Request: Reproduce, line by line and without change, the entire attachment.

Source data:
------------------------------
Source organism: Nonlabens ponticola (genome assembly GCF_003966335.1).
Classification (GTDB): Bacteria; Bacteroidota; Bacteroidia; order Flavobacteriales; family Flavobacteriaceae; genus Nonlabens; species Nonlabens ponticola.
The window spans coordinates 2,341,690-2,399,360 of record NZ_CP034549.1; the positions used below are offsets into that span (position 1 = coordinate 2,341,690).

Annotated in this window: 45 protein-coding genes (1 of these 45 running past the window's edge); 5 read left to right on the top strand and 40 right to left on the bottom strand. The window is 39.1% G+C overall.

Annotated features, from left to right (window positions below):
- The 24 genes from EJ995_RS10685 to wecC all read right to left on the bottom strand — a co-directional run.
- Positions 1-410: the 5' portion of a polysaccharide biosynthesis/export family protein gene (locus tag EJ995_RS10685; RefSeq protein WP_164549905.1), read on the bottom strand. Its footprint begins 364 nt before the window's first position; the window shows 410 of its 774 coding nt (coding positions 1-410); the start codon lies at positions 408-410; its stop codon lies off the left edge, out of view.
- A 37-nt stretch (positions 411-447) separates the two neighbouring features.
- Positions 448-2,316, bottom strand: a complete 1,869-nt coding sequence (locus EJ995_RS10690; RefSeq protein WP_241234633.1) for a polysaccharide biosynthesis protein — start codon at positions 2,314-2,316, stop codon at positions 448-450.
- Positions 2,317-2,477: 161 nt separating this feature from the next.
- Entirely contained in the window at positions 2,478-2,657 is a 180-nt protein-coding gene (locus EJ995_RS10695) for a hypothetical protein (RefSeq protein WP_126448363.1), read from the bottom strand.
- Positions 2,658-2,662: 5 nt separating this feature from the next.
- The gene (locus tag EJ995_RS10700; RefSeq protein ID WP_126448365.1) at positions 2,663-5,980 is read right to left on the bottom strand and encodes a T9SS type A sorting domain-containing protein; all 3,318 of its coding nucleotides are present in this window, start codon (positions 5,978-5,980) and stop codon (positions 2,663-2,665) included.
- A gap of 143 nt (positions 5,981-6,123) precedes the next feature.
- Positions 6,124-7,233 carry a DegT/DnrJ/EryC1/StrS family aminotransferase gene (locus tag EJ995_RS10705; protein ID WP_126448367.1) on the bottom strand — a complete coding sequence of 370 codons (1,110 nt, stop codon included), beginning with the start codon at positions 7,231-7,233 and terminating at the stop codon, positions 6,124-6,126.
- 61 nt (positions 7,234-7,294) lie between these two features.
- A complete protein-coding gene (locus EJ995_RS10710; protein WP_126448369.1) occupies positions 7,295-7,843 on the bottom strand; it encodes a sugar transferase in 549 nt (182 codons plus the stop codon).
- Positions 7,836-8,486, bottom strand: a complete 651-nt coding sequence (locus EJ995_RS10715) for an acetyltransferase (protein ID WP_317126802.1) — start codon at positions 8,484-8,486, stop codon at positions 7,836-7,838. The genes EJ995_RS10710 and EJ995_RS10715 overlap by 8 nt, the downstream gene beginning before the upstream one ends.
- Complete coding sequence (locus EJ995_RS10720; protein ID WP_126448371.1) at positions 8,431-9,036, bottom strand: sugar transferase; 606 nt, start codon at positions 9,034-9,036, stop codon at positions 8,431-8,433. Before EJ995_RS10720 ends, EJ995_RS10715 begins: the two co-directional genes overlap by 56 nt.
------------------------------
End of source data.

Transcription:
Source organism: Nonlabens ponticola (genome assembly GCF_003966335.1).
Classification (GTDB): Bacteria; Bacteroidota; Bacteroidia; order Flavobacteriales; family Flavobacteriaceae; genus Nonlabens; species Nonlabens ponticola.
The window spans coordinates 2,341,690-2,399,360 of record NZ_CP034549.1; the positions used below are offsets into that span (position 1 = coordinate 2,341,690).

Annotated in this window: 45 protein-coding genes (1 of these 45 running past the window's edge); 5 read left to right on the top strand and 40 right to left on the bottom strand. The window is 39.1% G+C overall.

Annotated features, from left to right (window positions below):
- The 24 genes from EJ995_RS10685 to wecC all read right to left on the bottom strand — a co-directional run.
- Positions 1-410: the 5' portion of a polysaccharide biosynthesis/export family protein gene (locus tag EJ995_RS10685; RefSeq protein WP_164549905.1), read on the bottom strand. Its footprint begins 364 nt before the window's first position; the window shows 410 of its 774 coding nt (coding positions 1-410); the start codon lies at positions 408-410; its stop codon lies off the left edge, out of view.
- A 37-nt stretch (positions 411-447) separates the two neighbouring features.
- Positions 448-2,316, bottom strand: a complete 1,869-nt coding sequence (locus EJ995_RS10690; RefSeq protein WP_241234633.1) for a polysaccharide biosynthesis protein — start codon at positions 2,314-2,316, stop codon at positions 448-450.
- Positions 2,317-2,477: 161 nt separating this feature from the next.
- Entirely contained in the window at positions 2,478-2,657 is a 180-nt protein-coding gene (locus EJ995_RS10695) for a hypothetical protein (RefSeq protein WP_126448363.1), read from the bottom strand.
- Positions 2,658-2,662: 5 nt separating this feature from the next.
- The gene (locus tag EJ995_RS10700; RefSeq protein ID WP_126448365.1) at positions 2,663-5,980 is read right to left on the bottom strand and encodes a T9SS type A sorting domain-containing protein; all 3,318 of its coding nucleotides are present in this window, start codon (positions 5,978-5,980) and stop codon (positions 2,663-2,665) included.
- A gap of 143 nt (positions 5,981-6,123) precedes the next feature.
- Positions 6,124-7,233 carry a DegT/DnrJ/EryC1/StrS family aminotransferase gene (locus tag EJ995_RS10705; protein ID WP_126448367.1) on the bottom strand — a complete coding sequence of 370 codons (1,110 nt, stop codon included), beginning with the start codon at positions 7,231-7,233 and terminating at the stop codon, positions 6,124-6,126.
- 61 nt (positions 7,234-7,294) lie between these two features.
- A complete protein-coding gene (locus EJ995_RS10710; protein WP_126448369.1) occupies positions 7,295-7,843 on the bottom strand; it encodes a sugar transferase in 549 nt (182 codons plus the stop codon).
- Positions 7,836-8,486, bottom strand: a complete 651-nt coding sequence (locus EJ995_RS10715) for an acetyltransferase (protein ID WP_317126802.1) — start codon at positions 8,484-8,486, stop codon at positions 7,836-7,838. The genes EJ995_RS10710 and EJ995_RS10715 overlap by 8 nt, the downstream gene beginning before the upstream one ends.
- Complete coding sequence (locus EJ995_RS10720; protein ID WP_126448371.1) at positions 8,431-9,036, bottom strand: sugar transferase; 606 nt, start codon at positions 9,034-9,036, stop codon at positions 8,431-8,433. Before EJ995_RS10720 ends, EJ995_RS10715 begins: the two co-directional genes overlap by 56 nt.